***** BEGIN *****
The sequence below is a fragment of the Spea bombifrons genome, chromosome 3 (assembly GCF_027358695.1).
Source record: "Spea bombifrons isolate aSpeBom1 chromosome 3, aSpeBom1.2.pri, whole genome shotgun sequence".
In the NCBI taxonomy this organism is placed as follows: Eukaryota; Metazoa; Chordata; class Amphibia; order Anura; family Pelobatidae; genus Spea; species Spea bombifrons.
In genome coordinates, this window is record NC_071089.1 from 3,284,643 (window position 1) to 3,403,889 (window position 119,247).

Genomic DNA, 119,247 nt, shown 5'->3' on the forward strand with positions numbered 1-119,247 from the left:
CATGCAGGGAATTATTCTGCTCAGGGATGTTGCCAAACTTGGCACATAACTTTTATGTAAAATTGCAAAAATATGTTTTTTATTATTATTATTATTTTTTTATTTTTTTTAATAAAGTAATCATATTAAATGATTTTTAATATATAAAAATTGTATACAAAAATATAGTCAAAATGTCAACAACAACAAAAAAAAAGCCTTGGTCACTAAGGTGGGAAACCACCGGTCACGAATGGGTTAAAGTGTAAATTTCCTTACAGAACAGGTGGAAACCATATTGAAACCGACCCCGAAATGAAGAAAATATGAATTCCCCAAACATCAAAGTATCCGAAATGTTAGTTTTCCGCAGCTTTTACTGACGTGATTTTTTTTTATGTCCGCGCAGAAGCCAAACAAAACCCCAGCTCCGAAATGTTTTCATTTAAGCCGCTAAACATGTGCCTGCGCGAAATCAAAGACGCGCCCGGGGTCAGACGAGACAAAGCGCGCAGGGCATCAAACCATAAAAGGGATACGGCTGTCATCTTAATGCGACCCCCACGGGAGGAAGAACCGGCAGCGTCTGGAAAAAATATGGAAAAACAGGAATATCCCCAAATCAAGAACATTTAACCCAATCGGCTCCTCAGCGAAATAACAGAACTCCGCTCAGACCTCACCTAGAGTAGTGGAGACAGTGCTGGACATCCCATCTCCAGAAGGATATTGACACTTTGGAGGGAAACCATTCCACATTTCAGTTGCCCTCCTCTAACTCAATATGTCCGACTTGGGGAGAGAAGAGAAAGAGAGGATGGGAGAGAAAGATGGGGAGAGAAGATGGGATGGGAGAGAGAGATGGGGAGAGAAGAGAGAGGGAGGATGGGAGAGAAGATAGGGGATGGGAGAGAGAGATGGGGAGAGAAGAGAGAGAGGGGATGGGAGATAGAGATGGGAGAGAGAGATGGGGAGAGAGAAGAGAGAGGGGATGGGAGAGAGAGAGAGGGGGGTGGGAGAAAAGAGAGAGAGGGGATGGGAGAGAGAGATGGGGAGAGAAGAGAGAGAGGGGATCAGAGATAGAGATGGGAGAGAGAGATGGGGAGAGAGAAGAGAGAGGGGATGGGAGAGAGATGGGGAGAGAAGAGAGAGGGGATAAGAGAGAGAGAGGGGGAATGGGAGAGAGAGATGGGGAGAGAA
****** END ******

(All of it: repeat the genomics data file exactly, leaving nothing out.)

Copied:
The sequence below is a fragment of the Spea bombifrons genome, chromosome 3 (assembly GCF_027358695.1).
Source record: "Spea bombifrons isolate aSpeBom1 chromosome 3, aSpeBom1.2.pri, whole genome shotgun sequence".
In the NCBI taxonomy this organism is placed as follows: Eukaryota; Metazoa; Chordata; class Amphibia; order Anura; family Pelobatidae; genus Spea; species Spea bombifrons.
In genome coordinates, this window is record NC_071089.1 from 3,284,643 (window position 1) to 3,403,889 (window position 119,247).

Genomic DNA, 119,247 nt, shown 5'->3' on the forward strand with positions numbered 1-119,247 from the left:
CATGCAGGGAATTATTCTGCTCAGGGATGTTGCCAAACTTGGCACATAACTTTTATGTAAAATTGCAAAAATATGTTTTTTATTATTATTATTATTTTTTTATTTTTTTTAATAAAGTAATCATATTAAATGATTTTTAATATATAAAAATTGTATACAAAAATATAGTCAAAATGTCAACAACAACAAAAAAAAAGCCTTGGTCACTAAGGTGGGAAACCACCGGTCACGAATGGGTTAAAGTGTAAATTTCCTTACAGAACAGGTGGAAACCATATTGAAACCGACCCCGAAATGAAGAAAATATGAATTCCCCAAACATCAAAGTATCCGAAATGTTAGTTTTCCGCAGCTTTTACTGACGTGATTTTTTTTTATGTCCGCGCAGAAGCCAAACAAAACCCCAGCTCCGAAATGTTTTCATTTAAGCCGCTAAACATGTGCCTGCGCGAAATCAAAGACGCGCCCGGGGTCAGACGAGACAAAGCGCGCAGGGCATCAAACCATAAAAGGGATACGGCTGTCATCTTAATGCGACCCCCACGGGAGGAAGAACCGGCAGCGTCTGGAAAAAATATGGAAAAACAGGAATATCCCCAAATCAAGAACATTTAACCCAATCGGCTCCTCAGCGAAATAACAGAACTCCGCTCAGACCTCACCTAGAGTAGTGGAGACAGTGCTGGACATCCCATCTCCAGAAGGATATTGACACTTTGGAGGGAAACCATTCCACATTTCAGTTGCCCTCCTCTAACTCAATATGTCCGACTTGGGGAGAGAAGAGAAAGAGAGGATGGGAGAGAAAGATGGGGAGAGAAGATGGGATGGGAGAGAGAGATGGGGAGAGAAGAGAGAGGGAGGATGGGAGAGAAGATAGGGGATGGGAGAGAGAGATGGGGAGAGAAGAGAGAGAGGGGATGGGAGATAGAGATGGGAGAGAGAGATGGGGAGAGAGAAGAGAGAGGGGATGGGAGAGAGAGAGAGGGGGGTGGGAGAAAAGAGAGAGAGGGGATGGGAGAGAGAGATGGGGAGAGAAGAGAGAGAGGGGATCAGAGATAGAGATGGGAGAGAGAGATGGGGAGAGAGAAGAGAGAGGGGATGGGAGAGAGATGGGGAGAGAAGAGAGAGGGGATAAGAGAGAGAGAGGGGGAATGGGAGAGAGAGATGGGGAGAGAA